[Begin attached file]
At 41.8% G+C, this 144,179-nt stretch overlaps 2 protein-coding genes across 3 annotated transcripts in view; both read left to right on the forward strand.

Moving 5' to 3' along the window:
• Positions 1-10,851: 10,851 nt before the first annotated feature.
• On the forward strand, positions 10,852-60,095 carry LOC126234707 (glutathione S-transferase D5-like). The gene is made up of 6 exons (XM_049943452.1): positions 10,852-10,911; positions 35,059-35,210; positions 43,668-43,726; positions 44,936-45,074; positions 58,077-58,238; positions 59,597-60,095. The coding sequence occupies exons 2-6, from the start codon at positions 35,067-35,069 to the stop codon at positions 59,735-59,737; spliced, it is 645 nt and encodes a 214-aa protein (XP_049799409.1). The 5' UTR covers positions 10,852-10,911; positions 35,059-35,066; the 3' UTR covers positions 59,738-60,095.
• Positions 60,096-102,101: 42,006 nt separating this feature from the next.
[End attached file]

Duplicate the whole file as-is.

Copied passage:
At 41.8% G+C, this 144,179-nt stretch overlaps 2 protein-coding genes across 3 annotated transcripts in view; both read left to right on the forward strand.

Moving 5' to 3' along the window:
• Positions 1-10,851: 10,851 nt before the first annotated feature.
• On the forward strand, positions 10,852-60,095 carry LOC126234707 (glutathione S-transferase D5-like). The gene is made up of 6 exons (XM_049943452.1): positions 10,852-10,911; positions 35,059-35,210; positions 43,668-43,726; positions 44,936-45,074; positions 58,077-58,238; positions 59,597-60,095. The coding sequence occupies exons 2-6, from the start codon at positions 35,067-35,069 to the stop codon at positions 59,735-59,737; spliced, it is 645 nt and encodes a 214-aa protein (XP_049799409.1). The 5' UTR covers positions 10,852-10,911; positions 35,059-35,066; the 3' UTR covers positions 59,738-60,095.
• Positions 60,096-102,101: 42,006 nt separating this feature from the next.